Scientists Discover Brain Region Responsible For Pain Sensation
“We have identified the brain area likely to be responsible for the ‘it hurts’, experience of pain,” says Professor Irene Tracey, on the findings of a recent study.
The identification of an area called the dorsal posterior insula, as the area of the brain which reflects a person’s levels of reported pain, has the potential to bring us closer to better understanding how pain really works, and to better treating it.
In a study carried out by the University of Oxford and published in the Nature Neuroscience journal, scientists used MRI scans to track how the brain reacted when a paste made with capsaicin – the active ingredient in chillies – was put on the legs of 17 volunteers.
The volunteers were asked the rate the pain of the burning sensation produced by the paste when it was applied. They then had to rate the fluctuations of pain over time, as the pain subsided, when it was “rekindled” by applying a hot water bottle to the affected area, and again when it was soothed with a cooling water bottle.
Activity changes found in the dorsal posterior insula during this process closely reflected the changes in the levels of pain reported by the volunteers, suggesting that it is activity in this area which is directly involved in the sensation of pain.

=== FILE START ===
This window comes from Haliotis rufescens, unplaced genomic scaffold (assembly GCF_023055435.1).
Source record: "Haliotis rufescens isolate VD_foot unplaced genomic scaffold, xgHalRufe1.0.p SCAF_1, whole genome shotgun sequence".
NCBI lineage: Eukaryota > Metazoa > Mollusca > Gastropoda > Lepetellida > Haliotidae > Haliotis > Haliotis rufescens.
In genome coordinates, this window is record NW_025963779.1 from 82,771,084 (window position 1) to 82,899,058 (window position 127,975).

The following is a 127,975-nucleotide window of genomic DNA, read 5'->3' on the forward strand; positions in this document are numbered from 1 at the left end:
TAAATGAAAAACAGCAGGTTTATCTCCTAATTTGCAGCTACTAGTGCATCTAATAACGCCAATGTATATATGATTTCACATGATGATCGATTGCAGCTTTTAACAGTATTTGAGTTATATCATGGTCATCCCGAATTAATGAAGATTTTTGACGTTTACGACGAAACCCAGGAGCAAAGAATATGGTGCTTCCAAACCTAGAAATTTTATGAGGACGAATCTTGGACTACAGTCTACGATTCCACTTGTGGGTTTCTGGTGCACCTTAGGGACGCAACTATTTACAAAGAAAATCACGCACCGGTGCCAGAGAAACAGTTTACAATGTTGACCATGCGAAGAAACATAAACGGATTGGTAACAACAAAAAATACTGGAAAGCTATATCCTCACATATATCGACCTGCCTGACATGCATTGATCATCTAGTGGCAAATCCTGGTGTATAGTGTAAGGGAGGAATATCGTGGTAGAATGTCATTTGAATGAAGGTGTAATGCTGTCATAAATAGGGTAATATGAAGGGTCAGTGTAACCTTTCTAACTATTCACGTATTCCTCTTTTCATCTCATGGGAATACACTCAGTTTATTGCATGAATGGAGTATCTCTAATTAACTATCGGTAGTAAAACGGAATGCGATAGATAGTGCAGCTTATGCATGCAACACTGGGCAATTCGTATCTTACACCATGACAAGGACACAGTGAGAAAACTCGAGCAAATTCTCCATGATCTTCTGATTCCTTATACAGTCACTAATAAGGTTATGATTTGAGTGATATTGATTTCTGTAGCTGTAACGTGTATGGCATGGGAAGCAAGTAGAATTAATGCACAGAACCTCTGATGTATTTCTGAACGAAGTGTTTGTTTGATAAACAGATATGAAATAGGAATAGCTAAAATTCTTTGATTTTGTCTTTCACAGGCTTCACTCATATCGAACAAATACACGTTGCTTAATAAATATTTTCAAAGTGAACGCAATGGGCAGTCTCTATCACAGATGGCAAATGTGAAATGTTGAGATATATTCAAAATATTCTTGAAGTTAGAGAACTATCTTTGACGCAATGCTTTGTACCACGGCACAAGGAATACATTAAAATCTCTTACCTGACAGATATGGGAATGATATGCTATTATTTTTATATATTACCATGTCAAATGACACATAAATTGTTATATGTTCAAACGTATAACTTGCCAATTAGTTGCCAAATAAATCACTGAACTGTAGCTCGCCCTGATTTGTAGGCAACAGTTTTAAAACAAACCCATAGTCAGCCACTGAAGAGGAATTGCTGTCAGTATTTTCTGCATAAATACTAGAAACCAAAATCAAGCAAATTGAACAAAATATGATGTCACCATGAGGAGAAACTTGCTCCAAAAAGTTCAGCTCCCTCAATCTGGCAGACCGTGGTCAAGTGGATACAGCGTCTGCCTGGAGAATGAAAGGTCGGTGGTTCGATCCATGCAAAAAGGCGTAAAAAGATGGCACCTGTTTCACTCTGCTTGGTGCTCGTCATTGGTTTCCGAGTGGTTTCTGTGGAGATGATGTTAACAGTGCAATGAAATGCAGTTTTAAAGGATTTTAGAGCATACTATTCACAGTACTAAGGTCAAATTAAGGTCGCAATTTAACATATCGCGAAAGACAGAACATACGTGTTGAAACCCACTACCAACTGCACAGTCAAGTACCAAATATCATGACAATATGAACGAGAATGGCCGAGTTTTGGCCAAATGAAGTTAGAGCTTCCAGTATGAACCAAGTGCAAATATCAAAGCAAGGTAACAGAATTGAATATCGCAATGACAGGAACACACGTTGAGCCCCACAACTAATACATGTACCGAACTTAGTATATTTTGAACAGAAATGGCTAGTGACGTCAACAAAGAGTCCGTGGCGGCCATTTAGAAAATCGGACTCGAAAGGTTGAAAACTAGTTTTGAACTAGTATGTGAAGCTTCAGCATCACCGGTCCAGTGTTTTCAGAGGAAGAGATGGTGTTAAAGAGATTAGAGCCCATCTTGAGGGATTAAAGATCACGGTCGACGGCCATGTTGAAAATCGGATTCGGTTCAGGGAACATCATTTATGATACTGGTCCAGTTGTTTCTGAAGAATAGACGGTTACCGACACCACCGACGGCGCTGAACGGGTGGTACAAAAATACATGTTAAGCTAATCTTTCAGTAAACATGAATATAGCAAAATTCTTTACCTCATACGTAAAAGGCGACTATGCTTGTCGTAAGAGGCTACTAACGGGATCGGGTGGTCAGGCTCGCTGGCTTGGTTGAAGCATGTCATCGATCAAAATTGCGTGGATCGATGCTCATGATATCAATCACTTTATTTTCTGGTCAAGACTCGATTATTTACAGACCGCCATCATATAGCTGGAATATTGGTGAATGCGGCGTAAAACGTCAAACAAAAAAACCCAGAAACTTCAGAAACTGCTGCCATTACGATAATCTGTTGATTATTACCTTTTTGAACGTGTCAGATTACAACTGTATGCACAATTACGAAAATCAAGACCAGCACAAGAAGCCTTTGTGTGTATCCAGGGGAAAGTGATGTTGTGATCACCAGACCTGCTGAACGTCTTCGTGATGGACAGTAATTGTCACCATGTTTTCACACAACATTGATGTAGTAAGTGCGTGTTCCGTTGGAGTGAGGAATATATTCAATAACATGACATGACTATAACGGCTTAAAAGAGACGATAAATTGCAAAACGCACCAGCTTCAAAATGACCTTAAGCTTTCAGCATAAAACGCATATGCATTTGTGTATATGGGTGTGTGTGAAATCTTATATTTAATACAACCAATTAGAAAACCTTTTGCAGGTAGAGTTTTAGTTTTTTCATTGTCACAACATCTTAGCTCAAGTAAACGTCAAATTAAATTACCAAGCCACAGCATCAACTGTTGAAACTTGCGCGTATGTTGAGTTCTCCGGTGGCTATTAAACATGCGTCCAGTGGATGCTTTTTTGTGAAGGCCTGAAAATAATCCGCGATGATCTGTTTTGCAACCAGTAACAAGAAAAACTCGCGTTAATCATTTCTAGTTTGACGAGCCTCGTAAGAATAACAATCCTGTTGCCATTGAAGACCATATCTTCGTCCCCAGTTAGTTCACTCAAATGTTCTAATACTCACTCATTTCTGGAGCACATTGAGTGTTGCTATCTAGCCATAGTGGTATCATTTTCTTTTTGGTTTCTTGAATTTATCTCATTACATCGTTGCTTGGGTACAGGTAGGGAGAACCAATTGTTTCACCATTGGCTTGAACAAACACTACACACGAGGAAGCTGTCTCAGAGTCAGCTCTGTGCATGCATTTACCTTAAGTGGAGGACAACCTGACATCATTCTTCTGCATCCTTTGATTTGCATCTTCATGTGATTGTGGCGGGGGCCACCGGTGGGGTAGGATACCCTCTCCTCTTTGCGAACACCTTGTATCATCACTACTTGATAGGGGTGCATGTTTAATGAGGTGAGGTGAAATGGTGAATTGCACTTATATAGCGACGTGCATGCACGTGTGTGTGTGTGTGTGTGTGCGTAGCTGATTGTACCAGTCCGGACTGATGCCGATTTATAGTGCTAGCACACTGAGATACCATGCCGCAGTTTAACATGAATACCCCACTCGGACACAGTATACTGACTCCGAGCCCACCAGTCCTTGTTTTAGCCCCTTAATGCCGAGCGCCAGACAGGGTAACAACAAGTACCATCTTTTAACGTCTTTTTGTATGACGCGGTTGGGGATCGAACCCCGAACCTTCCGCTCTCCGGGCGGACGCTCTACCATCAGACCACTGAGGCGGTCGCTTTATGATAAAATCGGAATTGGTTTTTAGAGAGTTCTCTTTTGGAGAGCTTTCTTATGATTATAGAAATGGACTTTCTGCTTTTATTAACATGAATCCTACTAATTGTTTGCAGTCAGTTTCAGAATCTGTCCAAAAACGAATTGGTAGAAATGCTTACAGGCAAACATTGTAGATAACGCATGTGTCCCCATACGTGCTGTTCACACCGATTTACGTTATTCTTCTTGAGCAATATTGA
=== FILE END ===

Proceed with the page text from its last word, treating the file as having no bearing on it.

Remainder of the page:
“Pain is a complex, multidimensional experience, which causes activity in many brain regions involved with things like attention, feeling emotions such as fear, locating where the pain is, and so on. But the dorsal posterior insula seems to be specific to the actual ‘hurt level’ of pain itself,” Tracey said.
“We were able to find this area by developing a new method of tracking brain activity, based on a technique called arterial spin labelling. This allowed us to look at more complex brain states that stretch over much longer periods.”
The next stage in testing these findings is for researchers to attempt to switch off this brain region in patients with intractable pain.
Though the discovery is still relatively fresh and untested, the researchers hope this will provide a way to treat pain where existing methods have proved unsuccessful. They also believe this information could help doctors detect and respond to pain in patients who are unable to communicate, such as those in a coma, small children and dementia patients.